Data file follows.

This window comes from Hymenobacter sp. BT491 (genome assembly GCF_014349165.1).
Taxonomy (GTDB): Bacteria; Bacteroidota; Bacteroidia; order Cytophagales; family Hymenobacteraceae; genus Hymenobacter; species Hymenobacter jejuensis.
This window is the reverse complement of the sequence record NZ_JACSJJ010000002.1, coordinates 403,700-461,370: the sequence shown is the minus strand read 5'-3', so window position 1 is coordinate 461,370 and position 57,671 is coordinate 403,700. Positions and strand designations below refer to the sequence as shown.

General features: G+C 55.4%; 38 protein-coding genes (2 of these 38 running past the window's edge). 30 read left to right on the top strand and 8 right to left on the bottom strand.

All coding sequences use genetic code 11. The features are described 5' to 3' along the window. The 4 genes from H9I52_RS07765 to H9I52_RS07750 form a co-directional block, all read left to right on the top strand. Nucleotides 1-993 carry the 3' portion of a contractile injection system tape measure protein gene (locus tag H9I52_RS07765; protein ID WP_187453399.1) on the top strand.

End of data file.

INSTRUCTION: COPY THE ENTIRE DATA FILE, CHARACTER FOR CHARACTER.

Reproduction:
This window comes from Hymenobacter sp. BT491 (genome assembly GCF_014349165.1).
Taxonomy (GTDB): Bacteria; Bacteroidota; Bacteroidia; order Cytophagales; family Hymenobacteraceae; genus Hymenobacter; species Hymenobacter jejuensis.
This window is the reverse complement of the sequence record NZ_JACSJJ010000002.1, coordinates 403,700-461,370: the sequence shown is the minus strand read 5'-3', so window position 1 is coordinate 461,370 and position 57,671 is coordinate 403,700. Positions and strand designations below refer to the sequence as shown.

General features: G+C 55.4%; 38 protein-coding genes (2 of these 38 running past the window's edge). 30 read left to right on the top strand and 8 right to left on the bottom strand.

All coding sequences use genetic code 11. The features are described 5' to 3' along the window. The 4 genes from H9I52_RS07765 to H9I52_RS07750 form a co-directional block, all read left to right on the top strand. Nucleotides 1-993 carry the 3' portion of a contractile injection system tape measure protein gene (locus tag H9I52_RS07765; protein ID WP_187453399.1) on the top strand.